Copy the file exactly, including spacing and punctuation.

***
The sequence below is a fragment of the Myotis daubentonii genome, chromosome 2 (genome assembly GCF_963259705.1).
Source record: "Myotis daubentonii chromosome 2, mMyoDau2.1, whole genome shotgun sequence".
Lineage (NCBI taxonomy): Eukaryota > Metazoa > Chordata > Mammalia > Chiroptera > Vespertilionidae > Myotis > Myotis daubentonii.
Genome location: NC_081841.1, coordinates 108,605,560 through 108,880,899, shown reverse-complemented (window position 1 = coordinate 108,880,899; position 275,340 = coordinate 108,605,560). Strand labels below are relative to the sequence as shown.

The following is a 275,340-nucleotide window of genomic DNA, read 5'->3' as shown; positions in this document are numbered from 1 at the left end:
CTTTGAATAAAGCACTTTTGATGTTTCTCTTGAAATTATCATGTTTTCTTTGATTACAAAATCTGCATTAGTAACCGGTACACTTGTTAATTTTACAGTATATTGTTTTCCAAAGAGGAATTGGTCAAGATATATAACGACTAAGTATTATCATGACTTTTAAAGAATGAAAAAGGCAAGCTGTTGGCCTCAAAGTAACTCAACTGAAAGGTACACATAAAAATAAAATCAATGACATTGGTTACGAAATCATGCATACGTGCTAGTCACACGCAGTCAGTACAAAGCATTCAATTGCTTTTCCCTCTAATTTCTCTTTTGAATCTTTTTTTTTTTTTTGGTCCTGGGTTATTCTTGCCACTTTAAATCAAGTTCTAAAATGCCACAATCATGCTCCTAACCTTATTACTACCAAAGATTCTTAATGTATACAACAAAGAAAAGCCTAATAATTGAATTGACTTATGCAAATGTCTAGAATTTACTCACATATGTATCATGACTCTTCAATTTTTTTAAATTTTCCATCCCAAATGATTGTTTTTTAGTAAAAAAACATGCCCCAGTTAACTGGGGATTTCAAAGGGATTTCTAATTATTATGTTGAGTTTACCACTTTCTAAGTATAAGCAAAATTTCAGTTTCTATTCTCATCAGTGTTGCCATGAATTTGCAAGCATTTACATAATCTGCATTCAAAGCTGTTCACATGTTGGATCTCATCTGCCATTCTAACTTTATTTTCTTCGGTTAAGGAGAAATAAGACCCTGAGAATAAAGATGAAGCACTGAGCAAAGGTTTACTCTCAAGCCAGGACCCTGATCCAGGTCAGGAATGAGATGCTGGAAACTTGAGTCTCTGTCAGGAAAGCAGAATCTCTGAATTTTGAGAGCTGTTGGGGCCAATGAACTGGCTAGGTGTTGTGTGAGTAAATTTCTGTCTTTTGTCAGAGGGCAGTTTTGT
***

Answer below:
The sequence below is a fragment of the Myotis daubentonii genome, chromosome 2 (genome assembly GCF_963259705.1).
Source record: "Myotis daubentonii chromosome 2, mMyoDau2.1, whole genome shotgun sequence".
Lineage (NCBI taxonomy): Eukaryota > Metazoa > Chordata > Mammalia > Chiroptera > Vespertilionidae > Myotis > Myotis daubentonii.
Genome location: NC_081841.1, coordinates 108,605,560 through 108,880,899, shown reverse-complemented (window position 1 = coordinate 108,880,899; position 275,340 = coordinate 108,605,560). Strand labels below are relative to the sequence as shown.

The following is a 275,340-nucleotide window of genomic DNA, read 5'->3' as shown; positions in this document are numbered from 1 at the left end:
CTTTGAATAAAGCACTTTTGATGTTTCTCTTGAAATTATCATGTTTTCTTTGATTACAAAATCTGCATTAGTAACCGGTACACTTGTTAATTTTACAGTATATTGTTTTCCAAAGAGGAATTGGTCAAGATATATAACGACTAAGTATTATCATGACTTTTAAAGAATGAAAAAGGCAAGCTGTTGGCCTCAAAGTAACTCAACTGAAAGGTACACATAAAAATAAAATCAATGACATTGGTTACGAAATCATGCATACGTGCTAGTCACACGCAGTCAGTACAAAGCATTCAATTGCTTTTCCCTCTAATTTCTCTTTTGAATCTTTTTTTTTTTTTTGGTCCTGGGTTATTCTTGCCACTTTAAATCAAGTTCTAAAATGCCACAATCATGCTCCTAACCTTATTACTACCAAAGATTCTTAATGTATACAACAAAGAAAAGCCTAATAATTGAATTGACTTATGCAAATGTCTAGAATTTACTCACATATGTATCATGACTCTTCAATTTTTTTAAATTTTCCATCCCAAATGATTGTTTTTTAGTAAAAAAACATGCCCCAGTTAACTGGGGATTTCAAAGGGATTTCTAATTATTATGTTGAGTTTACCACTTTCTAAGTATAAGCAAAATTTCAGTTTCTATTCTCATCAGTGTTGCCATGAATTTGCAAGCATTTACATAATCTGCATTCAAAGCTGTTCACATGTTGGATCTCATCTGCCATTCTAACTTTATTTTCTTCGGTTAAGGAGAAATAAGACCCTGAGAATAAAGATGAAGCACTGAGCAAAGGTTTACTCTCAAGCCAGGACCCTGATCCAGGTCAGGAATGAGATGCTGGAAACTTGAGTCTCTGTCAGGAAAGCAGAATCTCTGAATTTTGAGAGCTGTTGGGGCCAATGAACTGGCTAGGTGTTGTGTGAGTAAATTTCTGTCTTTTGTCAGAGGGCAGTTTTGT